EYES WIDE OPEN
The little olive-skinned girl
peered up at me
from the photograph
with her eyes wide open,
deep brown beautiful eyes
that bore silent witness
to a grief as old as the ages.
She was young,
and very beautiful, as only
the young can be,
but within such beauty
as bears calamity silently:
because it has run out of tears.
I closed the magazine and went
outside to the wood pile
and split a couple of logs, thinking,
“Her fire is likely
an open fire tonight,
bright flames licking
like rising pennants in the breeze.”
When I was a boy,
I heard about the bloodshed
in Korea, about the Red Army
perched at our threshold,
and the bombs
that would annihilate our world
I got under my desk with the rest of the foolish world.
In Okinawa, I wore the uniform
and carried the weapon
until my eyes began to open,
until I choked
on Marine Corps pride,
until I came to realize
just how willfully I had been blind.
How much grief is a life?
And what can be done unless
we stand among the missing, among the murdered,
our own armed children, and bear witness
with our eyes wide open?
When I was a child, frightened of the night
and crying in my bed,
my father told me a poem or sang,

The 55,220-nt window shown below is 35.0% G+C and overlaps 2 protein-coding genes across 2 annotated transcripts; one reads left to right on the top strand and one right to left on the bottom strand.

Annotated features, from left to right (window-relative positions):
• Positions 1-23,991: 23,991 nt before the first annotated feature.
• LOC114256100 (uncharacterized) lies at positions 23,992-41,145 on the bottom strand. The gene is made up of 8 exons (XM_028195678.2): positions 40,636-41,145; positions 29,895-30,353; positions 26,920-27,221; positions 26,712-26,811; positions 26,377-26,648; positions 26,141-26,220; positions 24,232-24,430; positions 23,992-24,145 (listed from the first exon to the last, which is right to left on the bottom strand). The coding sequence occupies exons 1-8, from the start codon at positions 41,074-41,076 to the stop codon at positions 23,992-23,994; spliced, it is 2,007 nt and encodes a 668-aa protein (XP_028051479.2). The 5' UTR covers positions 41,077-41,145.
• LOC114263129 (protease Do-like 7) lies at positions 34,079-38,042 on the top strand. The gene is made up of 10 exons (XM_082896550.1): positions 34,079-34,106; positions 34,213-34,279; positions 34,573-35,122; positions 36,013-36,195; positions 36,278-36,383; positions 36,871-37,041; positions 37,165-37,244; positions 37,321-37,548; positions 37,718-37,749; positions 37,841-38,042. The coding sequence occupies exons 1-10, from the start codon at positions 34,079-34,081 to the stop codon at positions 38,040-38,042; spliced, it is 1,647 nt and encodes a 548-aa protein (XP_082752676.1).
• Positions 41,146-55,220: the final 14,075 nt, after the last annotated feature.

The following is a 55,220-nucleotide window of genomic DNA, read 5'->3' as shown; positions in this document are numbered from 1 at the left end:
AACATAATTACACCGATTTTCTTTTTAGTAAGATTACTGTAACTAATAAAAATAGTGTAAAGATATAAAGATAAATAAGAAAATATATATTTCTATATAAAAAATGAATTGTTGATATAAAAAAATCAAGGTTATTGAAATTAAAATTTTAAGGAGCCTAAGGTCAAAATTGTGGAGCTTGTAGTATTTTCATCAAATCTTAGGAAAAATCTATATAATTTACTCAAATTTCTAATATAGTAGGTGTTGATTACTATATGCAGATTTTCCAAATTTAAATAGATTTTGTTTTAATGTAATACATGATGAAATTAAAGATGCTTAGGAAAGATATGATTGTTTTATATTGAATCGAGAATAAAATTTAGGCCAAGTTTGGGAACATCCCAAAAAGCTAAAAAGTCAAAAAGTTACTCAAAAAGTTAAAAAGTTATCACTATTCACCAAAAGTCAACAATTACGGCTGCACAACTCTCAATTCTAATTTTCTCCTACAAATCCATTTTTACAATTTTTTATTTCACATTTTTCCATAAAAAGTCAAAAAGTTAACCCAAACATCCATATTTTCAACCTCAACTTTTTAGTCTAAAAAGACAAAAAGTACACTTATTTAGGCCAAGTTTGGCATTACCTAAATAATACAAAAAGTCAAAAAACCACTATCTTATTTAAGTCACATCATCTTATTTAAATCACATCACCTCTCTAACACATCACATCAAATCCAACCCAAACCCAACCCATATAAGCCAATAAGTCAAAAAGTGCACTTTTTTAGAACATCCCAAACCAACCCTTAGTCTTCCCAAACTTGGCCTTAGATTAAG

“Empty saddles in the o-l-d corral,
where do they r-i-d-e tonight.”
Homer thought the dead arrived
into a field of asphodels.
“Musashino,” near Tokyo, means
the warrior’s way washed in blood.
The war-songs are sung
to the same old marching measures—
oh, how we love to honor the dead.
A world without war? Who but a child or a fool
could imagine such a thing?
Corporate leaders go to school
on Sun Tzu’s Art of War.
“We all deplore it,” the President says,
issuing bombing orders,
“but God is on our side.”
Which blood is Christian,
which Muslim, Jew or Hindu?
The beautiful girl with the beautiful sad eyes
has not spoken. What can she
She carries the burden of finding
In her eyes, the ruins, the fear,
the shoes that can’t be filled, hands
that will never stroke her hair.
But listen. And you will hear her small, soft, plaintive voice
—it’s already there within you—
a heartbeat, a whisper,
a promise broken—
if only you listen
with your eyes wide open.
—from Rattle #25, Summer 2006
Sam Hamill: “I grew up on a ranch in Utah, a farm in Utah, and my old man, my adopted father, loved poetry. And he would sometimes recite poetry while he worked. And he would explain to me, the rhythm of the work would help you decide what poem to sort of say. The way you sometimes hum or sing when you work—well, he recited poetry that way, and I think that was what first turned me on to poetry.” (website) Note: Recording courtesy of Michael Ladd. First aired on Poetica Radio, June 23, 2007.